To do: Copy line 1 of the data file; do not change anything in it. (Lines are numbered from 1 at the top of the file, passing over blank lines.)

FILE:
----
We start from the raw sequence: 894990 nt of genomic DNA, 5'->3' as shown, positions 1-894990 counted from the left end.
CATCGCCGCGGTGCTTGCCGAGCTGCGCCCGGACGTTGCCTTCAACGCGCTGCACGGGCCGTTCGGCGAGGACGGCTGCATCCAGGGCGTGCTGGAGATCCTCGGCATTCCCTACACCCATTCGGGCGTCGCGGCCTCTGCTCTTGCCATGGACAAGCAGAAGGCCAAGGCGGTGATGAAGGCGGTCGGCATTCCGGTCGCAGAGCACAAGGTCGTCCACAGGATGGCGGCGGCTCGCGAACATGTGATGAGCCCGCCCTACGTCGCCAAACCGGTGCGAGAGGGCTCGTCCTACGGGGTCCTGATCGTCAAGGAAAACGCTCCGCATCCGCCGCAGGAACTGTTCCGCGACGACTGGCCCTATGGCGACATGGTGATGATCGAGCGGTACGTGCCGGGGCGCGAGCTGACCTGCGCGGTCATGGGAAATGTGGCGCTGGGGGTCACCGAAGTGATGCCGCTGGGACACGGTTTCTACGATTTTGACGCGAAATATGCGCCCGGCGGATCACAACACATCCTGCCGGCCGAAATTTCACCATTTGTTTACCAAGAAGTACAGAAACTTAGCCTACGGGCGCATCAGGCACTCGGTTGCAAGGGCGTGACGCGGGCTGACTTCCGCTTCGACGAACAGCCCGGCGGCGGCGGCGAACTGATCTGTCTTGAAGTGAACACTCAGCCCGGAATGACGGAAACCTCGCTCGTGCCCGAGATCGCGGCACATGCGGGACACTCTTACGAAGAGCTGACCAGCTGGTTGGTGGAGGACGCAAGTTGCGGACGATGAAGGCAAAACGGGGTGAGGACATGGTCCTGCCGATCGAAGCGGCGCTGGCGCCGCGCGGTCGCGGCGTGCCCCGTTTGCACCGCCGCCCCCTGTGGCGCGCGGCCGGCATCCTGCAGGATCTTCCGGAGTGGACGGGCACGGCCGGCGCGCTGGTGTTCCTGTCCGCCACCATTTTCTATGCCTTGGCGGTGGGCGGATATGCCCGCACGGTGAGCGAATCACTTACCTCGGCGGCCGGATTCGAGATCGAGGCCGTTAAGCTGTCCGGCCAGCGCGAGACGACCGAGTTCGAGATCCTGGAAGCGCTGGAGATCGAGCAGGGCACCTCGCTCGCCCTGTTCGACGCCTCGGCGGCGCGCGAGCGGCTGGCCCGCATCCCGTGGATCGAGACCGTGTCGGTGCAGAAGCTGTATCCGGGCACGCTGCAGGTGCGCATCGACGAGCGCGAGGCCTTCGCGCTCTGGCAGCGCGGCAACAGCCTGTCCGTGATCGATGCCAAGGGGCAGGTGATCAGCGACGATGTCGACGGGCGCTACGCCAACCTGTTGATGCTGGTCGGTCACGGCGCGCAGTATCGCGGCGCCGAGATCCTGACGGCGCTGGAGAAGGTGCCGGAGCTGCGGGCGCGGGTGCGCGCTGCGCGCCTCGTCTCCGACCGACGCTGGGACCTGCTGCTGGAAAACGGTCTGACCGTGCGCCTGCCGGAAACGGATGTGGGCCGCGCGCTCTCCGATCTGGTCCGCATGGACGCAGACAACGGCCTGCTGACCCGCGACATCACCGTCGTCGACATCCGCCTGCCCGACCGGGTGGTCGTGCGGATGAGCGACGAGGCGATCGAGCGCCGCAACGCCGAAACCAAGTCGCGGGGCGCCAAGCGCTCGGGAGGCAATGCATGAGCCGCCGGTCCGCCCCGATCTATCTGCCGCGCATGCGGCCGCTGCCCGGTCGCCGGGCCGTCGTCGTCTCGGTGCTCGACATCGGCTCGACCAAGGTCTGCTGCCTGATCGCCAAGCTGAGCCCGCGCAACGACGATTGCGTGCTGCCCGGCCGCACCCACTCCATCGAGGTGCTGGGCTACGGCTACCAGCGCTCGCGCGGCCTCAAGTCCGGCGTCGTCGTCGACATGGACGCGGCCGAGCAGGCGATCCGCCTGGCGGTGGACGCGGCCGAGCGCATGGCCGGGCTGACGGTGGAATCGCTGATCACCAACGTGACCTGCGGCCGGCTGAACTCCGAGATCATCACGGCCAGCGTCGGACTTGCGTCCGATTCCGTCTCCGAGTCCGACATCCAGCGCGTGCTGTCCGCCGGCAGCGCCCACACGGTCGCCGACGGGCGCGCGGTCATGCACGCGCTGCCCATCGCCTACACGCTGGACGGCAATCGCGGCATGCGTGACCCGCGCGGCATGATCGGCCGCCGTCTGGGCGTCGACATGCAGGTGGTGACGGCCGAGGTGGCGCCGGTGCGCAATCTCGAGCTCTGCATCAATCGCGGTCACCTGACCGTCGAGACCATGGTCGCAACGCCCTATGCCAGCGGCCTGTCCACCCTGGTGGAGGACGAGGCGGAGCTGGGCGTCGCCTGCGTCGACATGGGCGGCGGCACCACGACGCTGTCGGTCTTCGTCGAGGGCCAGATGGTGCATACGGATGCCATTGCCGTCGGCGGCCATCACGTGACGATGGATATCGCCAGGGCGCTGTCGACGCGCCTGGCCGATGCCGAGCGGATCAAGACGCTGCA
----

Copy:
We start from the raw sequence: 894990 nt of genomic DNA, 5'->3' as shown, positions 1-894990 counted from the left end.